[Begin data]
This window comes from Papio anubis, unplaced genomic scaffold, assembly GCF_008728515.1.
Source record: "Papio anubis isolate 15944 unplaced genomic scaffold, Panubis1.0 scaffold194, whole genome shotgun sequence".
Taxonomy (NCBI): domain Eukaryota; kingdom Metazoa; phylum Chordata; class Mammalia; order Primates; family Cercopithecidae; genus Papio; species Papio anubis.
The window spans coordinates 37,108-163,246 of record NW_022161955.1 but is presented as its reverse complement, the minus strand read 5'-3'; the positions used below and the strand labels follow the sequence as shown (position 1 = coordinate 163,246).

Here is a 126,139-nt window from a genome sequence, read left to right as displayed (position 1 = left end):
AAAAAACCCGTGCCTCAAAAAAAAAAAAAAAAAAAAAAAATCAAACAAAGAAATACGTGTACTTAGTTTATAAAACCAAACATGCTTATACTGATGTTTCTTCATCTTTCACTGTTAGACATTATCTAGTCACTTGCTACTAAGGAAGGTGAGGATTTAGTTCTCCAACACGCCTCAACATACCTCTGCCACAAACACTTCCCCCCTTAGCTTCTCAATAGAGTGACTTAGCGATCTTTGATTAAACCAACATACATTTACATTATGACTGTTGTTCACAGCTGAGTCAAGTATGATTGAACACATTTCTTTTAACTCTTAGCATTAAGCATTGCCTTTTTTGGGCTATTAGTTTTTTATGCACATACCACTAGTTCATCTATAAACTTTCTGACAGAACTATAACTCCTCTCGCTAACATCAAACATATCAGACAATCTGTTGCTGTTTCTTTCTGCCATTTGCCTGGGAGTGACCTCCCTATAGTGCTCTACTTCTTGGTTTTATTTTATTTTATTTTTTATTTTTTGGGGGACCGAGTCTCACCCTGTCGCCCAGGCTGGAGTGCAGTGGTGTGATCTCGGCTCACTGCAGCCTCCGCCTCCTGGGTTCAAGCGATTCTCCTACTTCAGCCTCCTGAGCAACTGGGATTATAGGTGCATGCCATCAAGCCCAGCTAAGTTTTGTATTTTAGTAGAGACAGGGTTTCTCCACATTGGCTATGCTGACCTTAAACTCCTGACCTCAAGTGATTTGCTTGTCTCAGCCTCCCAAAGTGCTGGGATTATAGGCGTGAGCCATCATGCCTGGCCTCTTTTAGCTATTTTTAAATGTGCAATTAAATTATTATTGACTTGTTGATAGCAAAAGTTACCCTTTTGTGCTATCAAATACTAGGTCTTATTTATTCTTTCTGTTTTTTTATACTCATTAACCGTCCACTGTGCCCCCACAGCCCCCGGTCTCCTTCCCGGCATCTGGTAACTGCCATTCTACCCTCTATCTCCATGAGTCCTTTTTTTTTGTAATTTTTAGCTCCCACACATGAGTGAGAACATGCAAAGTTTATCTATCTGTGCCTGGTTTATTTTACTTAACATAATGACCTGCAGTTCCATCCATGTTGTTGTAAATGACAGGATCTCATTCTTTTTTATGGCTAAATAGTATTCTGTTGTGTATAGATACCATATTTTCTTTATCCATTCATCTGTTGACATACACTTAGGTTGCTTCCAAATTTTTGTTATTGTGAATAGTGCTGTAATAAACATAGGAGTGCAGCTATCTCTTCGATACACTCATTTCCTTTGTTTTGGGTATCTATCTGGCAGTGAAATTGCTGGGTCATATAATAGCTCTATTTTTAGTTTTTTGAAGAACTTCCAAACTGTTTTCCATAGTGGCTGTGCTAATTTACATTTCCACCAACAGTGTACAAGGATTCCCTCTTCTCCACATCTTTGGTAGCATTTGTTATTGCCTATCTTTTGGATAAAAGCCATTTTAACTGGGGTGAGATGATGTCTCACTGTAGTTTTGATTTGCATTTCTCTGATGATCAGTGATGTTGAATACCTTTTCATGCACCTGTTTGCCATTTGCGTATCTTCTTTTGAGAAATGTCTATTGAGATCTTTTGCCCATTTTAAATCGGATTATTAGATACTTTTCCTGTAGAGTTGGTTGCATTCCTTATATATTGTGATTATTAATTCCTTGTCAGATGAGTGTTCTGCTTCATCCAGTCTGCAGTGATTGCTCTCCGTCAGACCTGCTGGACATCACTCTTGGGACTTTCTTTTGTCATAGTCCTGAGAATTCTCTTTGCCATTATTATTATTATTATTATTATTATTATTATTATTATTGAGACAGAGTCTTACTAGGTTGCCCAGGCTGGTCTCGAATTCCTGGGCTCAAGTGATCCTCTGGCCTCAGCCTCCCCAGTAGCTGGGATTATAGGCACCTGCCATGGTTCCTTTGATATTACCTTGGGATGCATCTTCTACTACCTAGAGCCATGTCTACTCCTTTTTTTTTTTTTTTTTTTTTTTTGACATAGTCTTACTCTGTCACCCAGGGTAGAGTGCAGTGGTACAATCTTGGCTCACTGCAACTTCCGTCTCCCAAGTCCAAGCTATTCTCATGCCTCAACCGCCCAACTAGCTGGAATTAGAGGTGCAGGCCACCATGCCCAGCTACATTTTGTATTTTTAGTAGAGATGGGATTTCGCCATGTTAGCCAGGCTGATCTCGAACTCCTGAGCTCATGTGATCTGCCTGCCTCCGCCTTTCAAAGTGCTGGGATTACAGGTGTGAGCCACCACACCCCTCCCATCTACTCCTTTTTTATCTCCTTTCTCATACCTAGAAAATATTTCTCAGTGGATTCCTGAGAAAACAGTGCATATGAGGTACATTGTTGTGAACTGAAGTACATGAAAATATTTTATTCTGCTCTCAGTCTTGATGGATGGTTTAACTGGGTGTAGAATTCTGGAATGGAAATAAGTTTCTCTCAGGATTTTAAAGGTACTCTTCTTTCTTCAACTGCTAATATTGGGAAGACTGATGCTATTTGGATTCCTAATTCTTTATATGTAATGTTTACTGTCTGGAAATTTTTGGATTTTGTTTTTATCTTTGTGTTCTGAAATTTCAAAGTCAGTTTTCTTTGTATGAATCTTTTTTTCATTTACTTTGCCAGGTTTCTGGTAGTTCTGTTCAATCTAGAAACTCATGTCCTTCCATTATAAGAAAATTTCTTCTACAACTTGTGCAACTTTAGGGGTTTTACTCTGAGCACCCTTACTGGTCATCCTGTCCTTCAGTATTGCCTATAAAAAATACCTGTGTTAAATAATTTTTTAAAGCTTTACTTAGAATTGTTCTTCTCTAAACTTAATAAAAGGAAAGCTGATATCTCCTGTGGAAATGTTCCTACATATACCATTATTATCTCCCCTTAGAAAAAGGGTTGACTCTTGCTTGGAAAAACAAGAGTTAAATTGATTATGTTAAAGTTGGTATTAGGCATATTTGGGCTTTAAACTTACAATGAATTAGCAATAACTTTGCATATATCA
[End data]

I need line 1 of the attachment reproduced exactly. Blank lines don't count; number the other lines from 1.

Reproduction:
This window comes from Papio anubis, unplaced genomic scaffold, assembly GCF_008728515.1.